'No problem' mentioned by EgyptAir pilot in last contact: Greek official

Passengers disembark an Egypt Air Airbus A-320 sitting on the tarmac of Larnaca aiport after it was hijacked and diverted to Cyprus on March 29, 2016.

Athens - The pilot of an EgyptAir flight that vanished over the eastern Mediterranean early Thursday with 66 people on board, had "not mentioned a problem" in his final contact, the Greek civil aviation said.

"The flight controllers contacted the pilot (with the plane) at a height of 37,000 feet (near Athens)... he did not mention a problem," civil aviation chief Constantinos Litzerakos told Antenna TV.

Litzerakos said the controllers had last spoken to the pilot "around 0005 GMT", some 25 minutes before the plane disappeared from Greek radar.

A civil aviation statement said the pilot "was in a good mood and gave thanks in Greek when authorised to exit the Athens flight information region.

"We tracked the entire process from the plane's entry (into Greek airspace) to its exit, it does not appear to deviate at all from the coordinates we gave," Litzerakos said.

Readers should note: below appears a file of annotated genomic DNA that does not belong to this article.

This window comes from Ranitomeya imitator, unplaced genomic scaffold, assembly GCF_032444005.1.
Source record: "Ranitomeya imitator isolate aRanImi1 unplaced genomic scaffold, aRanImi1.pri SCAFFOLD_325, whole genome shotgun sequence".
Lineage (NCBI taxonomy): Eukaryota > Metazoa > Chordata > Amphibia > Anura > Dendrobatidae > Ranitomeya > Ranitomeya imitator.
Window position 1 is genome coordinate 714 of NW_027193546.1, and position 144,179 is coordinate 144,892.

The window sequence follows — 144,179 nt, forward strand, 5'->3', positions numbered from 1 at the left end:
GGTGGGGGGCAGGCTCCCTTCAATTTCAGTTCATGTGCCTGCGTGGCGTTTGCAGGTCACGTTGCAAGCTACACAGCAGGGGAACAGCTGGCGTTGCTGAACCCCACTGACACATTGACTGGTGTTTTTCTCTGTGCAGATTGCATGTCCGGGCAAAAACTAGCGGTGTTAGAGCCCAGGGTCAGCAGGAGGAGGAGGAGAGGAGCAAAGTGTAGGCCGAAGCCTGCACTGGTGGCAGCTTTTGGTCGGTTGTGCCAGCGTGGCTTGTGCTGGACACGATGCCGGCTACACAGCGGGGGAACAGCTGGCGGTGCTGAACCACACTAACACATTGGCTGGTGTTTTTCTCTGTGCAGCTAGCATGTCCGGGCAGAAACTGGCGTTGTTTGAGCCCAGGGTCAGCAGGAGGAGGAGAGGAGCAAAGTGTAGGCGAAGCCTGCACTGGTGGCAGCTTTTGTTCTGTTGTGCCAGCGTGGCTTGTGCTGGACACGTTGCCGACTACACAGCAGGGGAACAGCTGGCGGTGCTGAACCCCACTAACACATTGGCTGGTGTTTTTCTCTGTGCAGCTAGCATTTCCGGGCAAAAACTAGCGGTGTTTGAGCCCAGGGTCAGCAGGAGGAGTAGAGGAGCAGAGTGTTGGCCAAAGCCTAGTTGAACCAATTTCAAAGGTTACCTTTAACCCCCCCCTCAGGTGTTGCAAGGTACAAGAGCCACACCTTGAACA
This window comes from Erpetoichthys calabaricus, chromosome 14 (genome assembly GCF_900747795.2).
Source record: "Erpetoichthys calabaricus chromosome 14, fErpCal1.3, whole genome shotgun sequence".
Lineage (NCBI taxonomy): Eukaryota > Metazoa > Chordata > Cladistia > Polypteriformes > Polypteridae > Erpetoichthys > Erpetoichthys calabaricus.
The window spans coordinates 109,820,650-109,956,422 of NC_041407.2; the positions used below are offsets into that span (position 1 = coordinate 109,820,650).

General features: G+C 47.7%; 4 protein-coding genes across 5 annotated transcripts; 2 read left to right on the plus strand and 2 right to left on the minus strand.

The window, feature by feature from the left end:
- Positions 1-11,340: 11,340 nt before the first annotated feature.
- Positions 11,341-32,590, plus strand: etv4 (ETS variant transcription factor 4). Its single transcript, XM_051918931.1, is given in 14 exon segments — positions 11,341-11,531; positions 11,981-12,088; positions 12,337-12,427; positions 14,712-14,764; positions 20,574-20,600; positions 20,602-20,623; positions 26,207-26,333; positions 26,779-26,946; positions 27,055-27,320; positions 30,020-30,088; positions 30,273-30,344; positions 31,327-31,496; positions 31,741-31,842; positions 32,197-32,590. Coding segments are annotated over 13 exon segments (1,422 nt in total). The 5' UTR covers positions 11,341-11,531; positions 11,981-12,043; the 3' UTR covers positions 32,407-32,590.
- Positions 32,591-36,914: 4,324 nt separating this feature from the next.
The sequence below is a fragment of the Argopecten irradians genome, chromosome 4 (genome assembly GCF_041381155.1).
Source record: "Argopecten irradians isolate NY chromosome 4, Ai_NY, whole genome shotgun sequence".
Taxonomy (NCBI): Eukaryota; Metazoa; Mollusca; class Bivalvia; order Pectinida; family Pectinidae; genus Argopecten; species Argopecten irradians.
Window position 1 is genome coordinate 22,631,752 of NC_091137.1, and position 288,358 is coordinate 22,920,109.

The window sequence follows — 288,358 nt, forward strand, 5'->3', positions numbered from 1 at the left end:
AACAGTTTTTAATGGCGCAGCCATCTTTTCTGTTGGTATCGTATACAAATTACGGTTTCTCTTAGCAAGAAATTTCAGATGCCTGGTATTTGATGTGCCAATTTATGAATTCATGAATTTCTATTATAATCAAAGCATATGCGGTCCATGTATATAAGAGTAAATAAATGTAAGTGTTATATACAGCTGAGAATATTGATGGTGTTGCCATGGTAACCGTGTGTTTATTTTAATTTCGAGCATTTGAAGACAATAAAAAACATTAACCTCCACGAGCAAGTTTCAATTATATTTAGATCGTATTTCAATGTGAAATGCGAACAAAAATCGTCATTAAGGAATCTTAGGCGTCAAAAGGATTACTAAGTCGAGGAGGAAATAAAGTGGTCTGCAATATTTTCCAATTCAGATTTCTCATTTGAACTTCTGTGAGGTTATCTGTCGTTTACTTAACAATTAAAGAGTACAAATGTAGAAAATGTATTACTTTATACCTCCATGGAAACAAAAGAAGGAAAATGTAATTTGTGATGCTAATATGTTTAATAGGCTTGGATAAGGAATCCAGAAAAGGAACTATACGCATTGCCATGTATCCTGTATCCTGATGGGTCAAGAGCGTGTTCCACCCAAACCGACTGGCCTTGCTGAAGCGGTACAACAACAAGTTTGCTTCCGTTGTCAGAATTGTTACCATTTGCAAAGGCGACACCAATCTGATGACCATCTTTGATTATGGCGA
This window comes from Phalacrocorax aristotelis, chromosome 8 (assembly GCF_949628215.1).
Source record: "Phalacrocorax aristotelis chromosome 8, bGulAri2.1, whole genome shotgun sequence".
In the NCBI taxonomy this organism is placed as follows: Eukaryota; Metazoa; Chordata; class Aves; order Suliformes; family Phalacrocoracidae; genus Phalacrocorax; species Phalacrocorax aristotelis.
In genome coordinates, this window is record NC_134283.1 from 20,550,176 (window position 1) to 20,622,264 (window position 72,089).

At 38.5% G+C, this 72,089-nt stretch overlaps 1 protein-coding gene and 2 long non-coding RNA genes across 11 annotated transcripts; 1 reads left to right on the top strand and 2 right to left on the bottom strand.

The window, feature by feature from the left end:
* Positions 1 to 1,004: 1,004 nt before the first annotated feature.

The plane vanished from radar screens at 0029 GMT after crossing into the Cairo flight information region, the Greek civil aviation statement said, referring to Egyptian air space.

A civil aviation source told AFP the plane's last location was "around 130 nautical miles off the island of Karpathos" which is situated between Crete and Rhodes.

The Greek defence ministry said it had dispatched two search planes and a frigate to international waters in the area, with additional resources on standby on Karpathos and nearby Crete.

Twenty-six foreigners were among the 56 passengers, including 15 French citizens, a Briton and a Canadian, EgyptAir said.

EgyptAir said contact was lost with the flight about 280 kilometres (175 miles) north of the Egyptian coast.

Neither the Greek coastguard nor the navy could confirm reports that a passing ship had seen "a ball of fire in the sky".

The civil aviation chief said if there had been an explosion, any debris would have scattered across a wide distance.

"It was at a height of 37,000 feet, dispersal is quite logical. This is quite an altitude," he told Antenna.